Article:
Business Review

Thursday 7:43am, 4:48pm and 6:45pm
  • Hosted by CJ Jackson

Each week the award-winning Business Review has the latest in business trends and research -- both nationally and globally. The program has received the prestigious Communicator Award for three consecutive years (2014, 2013, and 2012.)

Hosted by CJ Jackson, it's written and produced by Jessica Denk and is a production of KWBU-FM, Livingston+McKay LLC and the Hankamer School of Business at Baylor University.

Make strategic planning more relevant and successful. Don't focus on the planning document. It's about the team and creating a culture of excitement that produces innovation and drives a company toward high performance.  (*ENCORE)


Shawn Achor researches how people can rewire their brain to be happier.  He says there are two things that accelerate the brain toward growth, the perception of progress and the seeing the finish line as being close.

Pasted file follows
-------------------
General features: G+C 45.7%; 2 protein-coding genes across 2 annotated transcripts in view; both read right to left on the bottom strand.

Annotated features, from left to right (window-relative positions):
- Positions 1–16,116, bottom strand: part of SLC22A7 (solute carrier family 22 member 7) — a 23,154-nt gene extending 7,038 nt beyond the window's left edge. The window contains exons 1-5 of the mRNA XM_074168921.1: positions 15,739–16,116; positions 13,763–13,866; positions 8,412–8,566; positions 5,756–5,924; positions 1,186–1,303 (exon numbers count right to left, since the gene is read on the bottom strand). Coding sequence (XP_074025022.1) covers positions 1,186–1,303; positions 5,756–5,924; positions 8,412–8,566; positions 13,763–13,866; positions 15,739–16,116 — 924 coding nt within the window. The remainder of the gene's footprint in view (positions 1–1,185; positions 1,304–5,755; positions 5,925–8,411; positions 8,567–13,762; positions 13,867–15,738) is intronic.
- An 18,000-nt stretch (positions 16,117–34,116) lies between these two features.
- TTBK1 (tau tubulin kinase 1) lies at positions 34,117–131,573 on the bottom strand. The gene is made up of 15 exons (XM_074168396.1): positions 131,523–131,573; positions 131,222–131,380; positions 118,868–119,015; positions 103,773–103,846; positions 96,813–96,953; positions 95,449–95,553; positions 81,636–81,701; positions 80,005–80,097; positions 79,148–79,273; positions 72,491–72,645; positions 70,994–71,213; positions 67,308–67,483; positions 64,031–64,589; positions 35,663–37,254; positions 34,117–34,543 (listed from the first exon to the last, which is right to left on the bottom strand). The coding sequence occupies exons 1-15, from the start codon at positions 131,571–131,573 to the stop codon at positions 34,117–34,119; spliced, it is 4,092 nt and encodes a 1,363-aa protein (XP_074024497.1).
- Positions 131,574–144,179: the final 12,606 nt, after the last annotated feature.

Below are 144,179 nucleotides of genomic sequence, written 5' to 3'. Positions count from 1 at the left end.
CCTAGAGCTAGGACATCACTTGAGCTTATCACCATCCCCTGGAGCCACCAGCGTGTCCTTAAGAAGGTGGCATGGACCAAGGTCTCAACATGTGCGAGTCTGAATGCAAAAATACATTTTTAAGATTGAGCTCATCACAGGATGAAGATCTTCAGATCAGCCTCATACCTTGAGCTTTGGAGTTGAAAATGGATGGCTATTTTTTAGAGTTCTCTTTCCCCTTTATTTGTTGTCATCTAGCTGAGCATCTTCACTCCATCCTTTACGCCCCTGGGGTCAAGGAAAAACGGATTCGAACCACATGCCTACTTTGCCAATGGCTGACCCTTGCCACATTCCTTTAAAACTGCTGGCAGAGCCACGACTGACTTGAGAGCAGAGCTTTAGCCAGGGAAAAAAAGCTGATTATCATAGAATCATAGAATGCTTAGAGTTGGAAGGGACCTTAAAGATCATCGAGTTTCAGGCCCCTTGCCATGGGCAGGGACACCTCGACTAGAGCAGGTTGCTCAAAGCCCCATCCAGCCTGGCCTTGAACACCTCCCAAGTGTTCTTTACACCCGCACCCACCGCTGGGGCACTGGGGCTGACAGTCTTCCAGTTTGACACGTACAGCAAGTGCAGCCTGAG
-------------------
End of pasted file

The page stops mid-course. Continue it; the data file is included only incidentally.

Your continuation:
Finding patterns, then targeting customers with specificity can increase a loyal longevity of clientele. (*ENCORE)

Serial entrepreneur Kevin Rustagi reveals the difference perseverance and passion play in achieving long-term goals.


By allowing worker’s personal lives into the workplace, businesses are seeing an uptick in added value. (*ENCORE)


American executives are spending a lot of time in ineffective meetings. Here are some tips to achieve effective collaboration and high-quality decision making by adjusting how teams handle meetings.
 (*ENCORE)


Practical ways to begin rewiring your brain to be happy, which will fuel success.


Investing in women -- especially those who are in developing countries -- leads to larger economic returns, says one former U.S. Ambassador. It leads to better communities, better families, a better country and a better economy. (*ENCORE)


Marketing professor Bill Weeks identifies what drives work performance, as well as commitment to an organization. 


According to new research, workplace incivility can stretch far beyond company walls. Assistant professor of management Merideth Ferguson says the cumulative effect of workplace stress can become viral.

 


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